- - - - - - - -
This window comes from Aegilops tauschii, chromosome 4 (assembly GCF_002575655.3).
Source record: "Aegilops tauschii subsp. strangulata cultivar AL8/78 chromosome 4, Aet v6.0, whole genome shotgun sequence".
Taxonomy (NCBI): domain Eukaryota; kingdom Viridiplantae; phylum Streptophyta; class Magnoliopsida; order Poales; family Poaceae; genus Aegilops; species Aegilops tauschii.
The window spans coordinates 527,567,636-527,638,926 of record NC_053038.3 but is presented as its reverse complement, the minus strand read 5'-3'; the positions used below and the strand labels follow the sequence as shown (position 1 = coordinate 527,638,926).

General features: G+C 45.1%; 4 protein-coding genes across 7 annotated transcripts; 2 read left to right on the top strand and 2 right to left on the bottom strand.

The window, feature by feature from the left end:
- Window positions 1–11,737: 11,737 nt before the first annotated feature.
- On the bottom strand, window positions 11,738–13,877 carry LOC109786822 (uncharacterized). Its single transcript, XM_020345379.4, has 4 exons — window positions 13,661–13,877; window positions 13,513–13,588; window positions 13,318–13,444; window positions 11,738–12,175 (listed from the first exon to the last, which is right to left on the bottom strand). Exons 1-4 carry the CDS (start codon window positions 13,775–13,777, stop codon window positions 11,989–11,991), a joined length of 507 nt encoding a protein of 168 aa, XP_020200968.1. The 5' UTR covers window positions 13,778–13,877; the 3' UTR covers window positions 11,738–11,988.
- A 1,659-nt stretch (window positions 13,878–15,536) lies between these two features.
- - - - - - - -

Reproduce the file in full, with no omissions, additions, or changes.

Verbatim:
This window comes from Aegilops tauschii, chromosome 4 (assembly GCF_002575655.3).
Source record: "Aegilops tauschii subsp. strangulata cultivar AL8/78 chromosome 4, Aet v6.0, whole genome shotgun sequence".
Taxonomy (NCBI): domain Eukaryota; kingdom Viridiplantae; phylum Streptophyta; class Magnoliopsida; order Poales; family Poaceae; genus Aegilops; species Aegilops tauschii.
The window spans coordinates 527,567,636-527,638,926 of record NC_053038.3 but is presented as its reverse complement, the minus strand read 5'-3'; the positions used below and the strand labels follow the sequence as shown (position 1 = coordinate 527,638,926).

General features: G+C 45.1%; 4 protein-coding genes across 7 annotated transcripts; 2 read left to right on the top strand and 2 right to left on the bottom strand.

The window, feature by feature from the left end:
- Window positions 1–11,737: 11,737 nt before the first annotated feature.
- On the bottom strand, window positions 11,738–13,877 carry LOC109786822 (uncharacterized). Its single transcript, XM_020345379.4, has 4 exons — window positions 13,661–13,877; window positions 13,513–13,588; window positions 13,318–13,444; window positions 11,738–12,175 (listed from the first exon to the last, which is right to left on the bottom strand). Exons 1-4 carry the CDS (start codon window positions 13,775–13,777, stop codon window positions 11,989–11,991), a joined length of 507 nt encoding a protein of 168 aa, XP_020200968.1. The 5' UTR covers window positions 13,778–13,877; the 3' UTR covers window positions 11,738–11,988.
- A 1,659-nt stretch (window positions 13,878–15,536) lies between these two features.